Yahoo adds voice commands to Web search on phones
By Sinead Carew and Eric Auchard
LAS VEGAS/SAN FRANCISCO (Reuters) - Yahoo Inc <YHOO.O> on Wednesday unveiled new features to make Web search easier and more relevant to mobile phone users, the latest step in its battle with Google Inc <GOOG.O> in the next frontier for Web use.
Yahoo mobile chief Marco Boerries said his company aims to make millions of Web links more accessible on phones, by tapping deeper into the sites and by enabling consumers to use voice commands to search the Web.
"This is really a sea change. This is not about simple Web links any more," Boerries, executive vice president of Yahoo's Connected Life unit, said in an interview ahead of a keynote speech at CTIA, the annual U.S. wireless showcase.
Yahoo unveiled the latest version of its oneSearch service as it forges ahead with its mobile Internet strategy in the face of an unsolicited Microsoft Corp <MSFT.O> takeover bid.
The Sunnyvale, California-company has struck deals with dozens of operators around the world to reach a potential 600 million phone users with mobile Internet services. Yahoo has said it is targeting deals to reach 750 million users.
Yahoo is opening up the way it finds search results for mobile phone users by allowing publishers to provide highly categorized information that gives them more control over what content users see and how it is presented.
This lets Yahoo understand more about the information inside a link rather than just the link itself, Boerries said.
This open approach is, in technical terms, a form of semantic Web search, which essentially means that computers recognize and categorize the type of information that appears on a Web page. It will be ready for network operators to offer to mobile phone customers this quarter, he said.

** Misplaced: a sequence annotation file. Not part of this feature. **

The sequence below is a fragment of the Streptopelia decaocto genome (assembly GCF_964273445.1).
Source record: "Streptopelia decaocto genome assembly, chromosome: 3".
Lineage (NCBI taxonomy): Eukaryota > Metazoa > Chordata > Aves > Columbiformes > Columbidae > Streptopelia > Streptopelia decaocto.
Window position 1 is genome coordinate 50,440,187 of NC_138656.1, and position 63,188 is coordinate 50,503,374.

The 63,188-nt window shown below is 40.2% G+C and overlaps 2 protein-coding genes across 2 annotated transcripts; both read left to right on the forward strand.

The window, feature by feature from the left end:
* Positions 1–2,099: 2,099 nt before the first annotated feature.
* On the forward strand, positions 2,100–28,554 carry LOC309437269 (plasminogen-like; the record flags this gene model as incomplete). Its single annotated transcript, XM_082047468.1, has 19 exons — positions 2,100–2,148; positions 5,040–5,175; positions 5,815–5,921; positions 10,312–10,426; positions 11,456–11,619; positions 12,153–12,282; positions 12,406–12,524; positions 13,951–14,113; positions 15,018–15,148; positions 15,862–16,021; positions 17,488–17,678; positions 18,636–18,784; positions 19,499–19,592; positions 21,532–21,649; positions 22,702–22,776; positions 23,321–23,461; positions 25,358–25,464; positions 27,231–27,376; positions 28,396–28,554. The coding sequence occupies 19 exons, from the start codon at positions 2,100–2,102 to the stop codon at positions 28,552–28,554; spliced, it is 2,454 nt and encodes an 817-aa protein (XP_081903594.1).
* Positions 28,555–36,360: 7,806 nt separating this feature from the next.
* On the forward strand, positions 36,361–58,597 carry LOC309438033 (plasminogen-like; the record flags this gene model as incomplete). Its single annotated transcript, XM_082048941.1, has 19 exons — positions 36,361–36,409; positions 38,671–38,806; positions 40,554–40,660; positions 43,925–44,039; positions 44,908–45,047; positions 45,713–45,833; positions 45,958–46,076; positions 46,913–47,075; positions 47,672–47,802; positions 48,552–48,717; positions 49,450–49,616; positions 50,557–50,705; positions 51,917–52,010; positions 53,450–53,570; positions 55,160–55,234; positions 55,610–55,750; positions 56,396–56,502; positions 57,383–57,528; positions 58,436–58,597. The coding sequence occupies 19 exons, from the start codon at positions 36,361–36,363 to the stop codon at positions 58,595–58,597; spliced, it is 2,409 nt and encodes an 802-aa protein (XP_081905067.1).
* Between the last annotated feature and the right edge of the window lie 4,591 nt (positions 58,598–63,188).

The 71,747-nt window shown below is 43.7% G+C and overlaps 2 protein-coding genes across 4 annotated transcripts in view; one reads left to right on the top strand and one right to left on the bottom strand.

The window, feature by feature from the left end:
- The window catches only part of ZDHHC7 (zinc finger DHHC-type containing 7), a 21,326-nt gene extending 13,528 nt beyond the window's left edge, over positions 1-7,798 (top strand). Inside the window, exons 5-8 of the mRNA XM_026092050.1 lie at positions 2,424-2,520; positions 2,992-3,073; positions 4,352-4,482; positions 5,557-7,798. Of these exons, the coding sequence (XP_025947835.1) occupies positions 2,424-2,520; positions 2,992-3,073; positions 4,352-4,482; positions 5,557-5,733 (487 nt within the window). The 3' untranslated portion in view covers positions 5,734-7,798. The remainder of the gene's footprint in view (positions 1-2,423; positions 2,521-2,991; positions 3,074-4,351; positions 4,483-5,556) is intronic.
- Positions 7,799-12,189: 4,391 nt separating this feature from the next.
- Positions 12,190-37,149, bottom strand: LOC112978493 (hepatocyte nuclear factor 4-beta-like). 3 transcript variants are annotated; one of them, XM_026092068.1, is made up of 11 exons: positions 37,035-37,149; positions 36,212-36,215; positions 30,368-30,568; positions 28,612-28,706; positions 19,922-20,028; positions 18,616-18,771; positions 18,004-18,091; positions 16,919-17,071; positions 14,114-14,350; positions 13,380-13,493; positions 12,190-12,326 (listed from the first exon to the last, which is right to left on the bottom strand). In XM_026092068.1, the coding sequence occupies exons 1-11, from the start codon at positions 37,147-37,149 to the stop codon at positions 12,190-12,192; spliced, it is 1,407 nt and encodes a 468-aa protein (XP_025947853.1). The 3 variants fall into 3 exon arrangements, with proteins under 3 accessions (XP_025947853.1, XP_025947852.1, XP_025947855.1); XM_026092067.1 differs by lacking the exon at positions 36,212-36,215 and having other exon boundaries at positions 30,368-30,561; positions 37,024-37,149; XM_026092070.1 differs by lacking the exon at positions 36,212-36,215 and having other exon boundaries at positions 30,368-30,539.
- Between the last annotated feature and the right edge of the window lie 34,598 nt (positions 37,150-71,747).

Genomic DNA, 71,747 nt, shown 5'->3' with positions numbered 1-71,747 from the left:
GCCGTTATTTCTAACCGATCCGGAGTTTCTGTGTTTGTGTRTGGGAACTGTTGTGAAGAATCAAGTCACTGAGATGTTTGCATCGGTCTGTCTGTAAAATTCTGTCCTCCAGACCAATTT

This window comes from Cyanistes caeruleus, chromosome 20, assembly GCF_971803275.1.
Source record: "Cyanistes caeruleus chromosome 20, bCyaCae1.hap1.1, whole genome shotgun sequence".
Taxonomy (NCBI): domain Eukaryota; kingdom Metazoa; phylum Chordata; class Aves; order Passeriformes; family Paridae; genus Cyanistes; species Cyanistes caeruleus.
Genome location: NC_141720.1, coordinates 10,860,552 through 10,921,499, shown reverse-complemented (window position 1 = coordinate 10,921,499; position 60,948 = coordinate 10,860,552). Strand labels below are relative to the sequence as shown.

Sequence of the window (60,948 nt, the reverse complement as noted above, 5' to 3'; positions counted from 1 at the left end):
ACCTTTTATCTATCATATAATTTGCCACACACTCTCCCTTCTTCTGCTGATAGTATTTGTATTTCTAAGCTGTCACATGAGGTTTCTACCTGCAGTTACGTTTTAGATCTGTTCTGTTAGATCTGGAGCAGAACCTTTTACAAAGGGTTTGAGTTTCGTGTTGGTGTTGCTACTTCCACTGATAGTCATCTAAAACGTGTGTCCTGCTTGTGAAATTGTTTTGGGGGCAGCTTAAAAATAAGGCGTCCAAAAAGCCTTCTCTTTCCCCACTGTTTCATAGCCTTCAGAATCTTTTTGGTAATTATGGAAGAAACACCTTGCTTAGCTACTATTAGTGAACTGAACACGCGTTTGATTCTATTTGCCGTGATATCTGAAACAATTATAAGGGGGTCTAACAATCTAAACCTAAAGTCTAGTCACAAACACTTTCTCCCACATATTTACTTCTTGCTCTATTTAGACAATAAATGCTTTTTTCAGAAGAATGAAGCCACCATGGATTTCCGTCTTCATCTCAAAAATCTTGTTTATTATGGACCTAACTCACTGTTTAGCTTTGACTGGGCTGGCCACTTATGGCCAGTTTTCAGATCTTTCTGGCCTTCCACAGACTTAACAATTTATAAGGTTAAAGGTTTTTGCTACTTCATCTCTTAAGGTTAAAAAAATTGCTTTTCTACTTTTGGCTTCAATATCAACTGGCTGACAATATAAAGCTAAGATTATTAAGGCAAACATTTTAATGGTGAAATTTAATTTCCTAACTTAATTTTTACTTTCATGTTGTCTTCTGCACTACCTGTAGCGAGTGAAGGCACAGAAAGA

Yahoo also will let oneSearch consumers use voice commands for search services that go beyond existing mobile voice recognition systems or 411-based services that are structured into simple categories, such as "local listings."
Conventional speech recognition services limit potential search topics to certain items using very basic vocabulary. OneSearch allows "wide open" searches for flight listings, locations, Web site names, restaurants, news or game times.
Yahoo voice search allows users to switch between typing and voice search at any time, and offers alternative suggestions for similar sounding words, Boerries said.
Voice searches can take as little as five seconds: one to two seconds to recognize the search and two to three seconds to return search results to the phone. Slower networks may take 10 to 20 seconds to return most search results, he said.
Starting on Wednesday, Blackberry users can download voice-enabled oneSearch at http://m.yahoo.com/voice/. By the end of the year, Yahoo plans to introduce the service on 500 different devices and in international markets, he said.
Yahoo is relying on voice technology it has exclusively licensed from Vlingo Corp, a two-year-old Cambridge, Massachusetts-based start-up. Yahoo also is leading a $20 million funding round in Vlingo with existing investors Charles River Ventures and Sigma Partners.
"We've got exclusive rights in a company that we believe will change voice search forever," Boerries told Reuters.
Another set of features helps speed how fast mobile phone users make searches, using tricks like predictive text, which anticipates what words users are typing in a search query.
Depending on prior searches, the service also recommends more refined results so, for example, typing in Starbucks may recommend links to a nearby location, Starbucks' stock price or the company's Web site.
(Editing by Brian Moss)